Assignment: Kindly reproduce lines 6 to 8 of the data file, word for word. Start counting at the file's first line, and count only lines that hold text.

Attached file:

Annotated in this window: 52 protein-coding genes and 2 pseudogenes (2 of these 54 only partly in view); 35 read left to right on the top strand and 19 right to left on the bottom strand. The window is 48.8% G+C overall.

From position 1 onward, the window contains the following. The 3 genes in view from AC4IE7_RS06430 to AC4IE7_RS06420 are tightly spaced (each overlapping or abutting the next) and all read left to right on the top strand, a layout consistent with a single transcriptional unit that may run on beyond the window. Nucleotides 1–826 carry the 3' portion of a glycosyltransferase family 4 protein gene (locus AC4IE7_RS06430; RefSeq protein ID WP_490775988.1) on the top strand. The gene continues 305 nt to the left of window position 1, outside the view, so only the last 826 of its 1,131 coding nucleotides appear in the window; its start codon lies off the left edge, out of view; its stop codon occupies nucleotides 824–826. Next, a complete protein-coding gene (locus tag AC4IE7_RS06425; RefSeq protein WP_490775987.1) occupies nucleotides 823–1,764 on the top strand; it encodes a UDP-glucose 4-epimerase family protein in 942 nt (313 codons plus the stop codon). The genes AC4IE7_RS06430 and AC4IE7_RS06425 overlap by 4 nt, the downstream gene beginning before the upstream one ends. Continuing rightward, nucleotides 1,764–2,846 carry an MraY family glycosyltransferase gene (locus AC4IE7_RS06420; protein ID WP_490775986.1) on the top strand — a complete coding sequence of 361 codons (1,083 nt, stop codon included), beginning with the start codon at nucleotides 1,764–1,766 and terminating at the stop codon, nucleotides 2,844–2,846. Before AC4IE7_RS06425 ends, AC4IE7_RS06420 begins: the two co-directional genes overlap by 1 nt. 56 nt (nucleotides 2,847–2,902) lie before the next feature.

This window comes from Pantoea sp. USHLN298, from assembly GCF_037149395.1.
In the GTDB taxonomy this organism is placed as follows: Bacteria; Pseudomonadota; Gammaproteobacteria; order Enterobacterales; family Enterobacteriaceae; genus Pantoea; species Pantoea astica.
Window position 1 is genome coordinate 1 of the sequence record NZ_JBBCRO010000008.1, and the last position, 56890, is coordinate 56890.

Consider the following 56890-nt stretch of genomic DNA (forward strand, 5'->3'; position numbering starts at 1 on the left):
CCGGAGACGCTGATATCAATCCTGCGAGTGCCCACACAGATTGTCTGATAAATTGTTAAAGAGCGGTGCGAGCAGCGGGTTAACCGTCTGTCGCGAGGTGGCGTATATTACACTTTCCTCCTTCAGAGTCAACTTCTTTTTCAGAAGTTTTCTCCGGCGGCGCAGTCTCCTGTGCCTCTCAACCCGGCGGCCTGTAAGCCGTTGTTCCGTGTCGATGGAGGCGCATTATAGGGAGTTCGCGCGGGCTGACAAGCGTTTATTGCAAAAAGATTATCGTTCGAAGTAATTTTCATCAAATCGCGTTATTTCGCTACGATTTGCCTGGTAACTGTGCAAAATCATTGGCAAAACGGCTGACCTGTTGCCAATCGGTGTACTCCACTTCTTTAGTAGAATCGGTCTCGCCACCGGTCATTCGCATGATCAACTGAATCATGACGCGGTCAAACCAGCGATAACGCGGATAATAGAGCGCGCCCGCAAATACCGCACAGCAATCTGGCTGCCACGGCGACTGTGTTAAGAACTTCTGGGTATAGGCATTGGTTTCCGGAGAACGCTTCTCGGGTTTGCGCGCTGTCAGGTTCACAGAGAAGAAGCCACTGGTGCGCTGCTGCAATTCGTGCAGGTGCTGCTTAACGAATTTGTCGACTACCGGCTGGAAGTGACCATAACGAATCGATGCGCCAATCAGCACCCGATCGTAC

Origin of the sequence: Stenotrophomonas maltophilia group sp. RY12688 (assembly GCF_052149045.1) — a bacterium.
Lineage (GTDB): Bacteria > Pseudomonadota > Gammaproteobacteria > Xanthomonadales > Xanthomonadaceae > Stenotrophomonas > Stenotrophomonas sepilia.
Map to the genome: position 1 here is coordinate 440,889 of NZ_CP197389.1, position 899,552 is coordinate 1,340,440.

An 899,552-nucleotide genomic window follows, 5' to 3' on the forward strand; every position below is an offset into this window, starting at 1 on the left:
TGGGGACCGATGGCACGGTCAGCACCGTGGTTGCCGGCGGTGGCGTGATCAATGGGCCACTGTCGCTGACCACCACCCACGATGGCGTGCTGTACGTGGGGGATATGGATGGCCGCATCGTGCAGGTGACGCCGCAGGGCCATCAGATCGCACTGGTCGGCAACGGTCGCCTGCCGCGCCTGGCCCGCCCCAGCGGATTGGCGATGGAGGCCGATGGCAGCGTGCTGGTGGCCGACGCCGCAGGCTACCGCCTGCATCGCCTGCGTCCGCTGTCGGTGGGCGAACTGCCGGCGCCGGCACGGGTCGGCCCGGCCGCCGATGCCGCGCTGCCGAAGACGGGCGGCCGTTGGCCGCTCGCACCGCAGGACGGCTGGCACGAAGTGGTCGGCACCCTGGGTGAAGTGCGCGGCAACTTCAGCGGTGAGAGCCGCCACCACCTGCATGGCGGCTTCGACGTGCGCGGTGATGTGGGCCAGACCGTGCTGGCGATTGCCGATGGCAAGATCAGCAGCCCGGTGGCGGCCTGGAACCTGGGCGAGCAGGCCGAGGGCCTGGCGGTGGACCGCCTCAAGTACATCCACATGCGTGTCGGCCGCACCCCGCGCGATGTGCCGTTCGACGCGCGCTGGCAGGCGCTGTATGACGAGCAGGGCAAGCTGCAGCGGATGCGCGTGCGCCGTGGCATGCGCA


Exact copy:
Consider the following 56890-nt stretch of genomic DNA (forward strand, 5'->3'; position numbering starts at 1 on the left):
CCGGAGACGCTGATATCAATCCTGCGAGTGCCCACACAGATTGTCTGATAAATTGTTAAAGAGCGGTGCGAGCAGCGGGTTAACCGTCTGTCGCGAGGTGGCGTATATTACACTTTCCTCCTTCAGAGTCAACTTCTTTTTCAGAAGTTTTCTCCGGCGGCGCAGTCTCCTGTGCCTCTCAACCCGGCGGCCTGTAAGCCGTTGTTCCGTGTCGATGGAGGCGCATTATAGGGAGTTCGCGCGGGCTGACAAGCGTTTATTGCAAAAAGATTATCGTTCGAAGTAATTTTCATCAAATCGCGTTATTTCGCTACGATTTGCCTGGTAACTGTGCAAAATCATTGGCAAAACGGCTGACCTGTTGCCAATCGGTGTACTCCACTTCTTTAGTAGAATCGGTCTCGCCACCGGTCATTCGCATGATCAACTGAATCATGACGCGGTCAAACCAGCGATAACGCGGATAATAGAGCGCGCCCGCAAATACCGCACAGCAATCTGGCTGCCACGGCGACTGTGTTAAGAACTTCTGGGTATAGGCATTGGTTTCCGGAGAACGCTTCTCGGGTTTGCGCGCTGTCAGGTTCACAGAGAAGAAGCCACTGGTGCGCTGCTGCAATTCGTGCAGGTGCTGCTTAACGAATTTGTCGACTACCGGCTGGAAGTGACCATAACGAATCGATGCGCCAATCAGCACCCGATCGTAC

Origin of the sequence: Stenotrophomonas maltophilia group sp. RY12688 (assembly GCF_052149045.1) — a bacterium.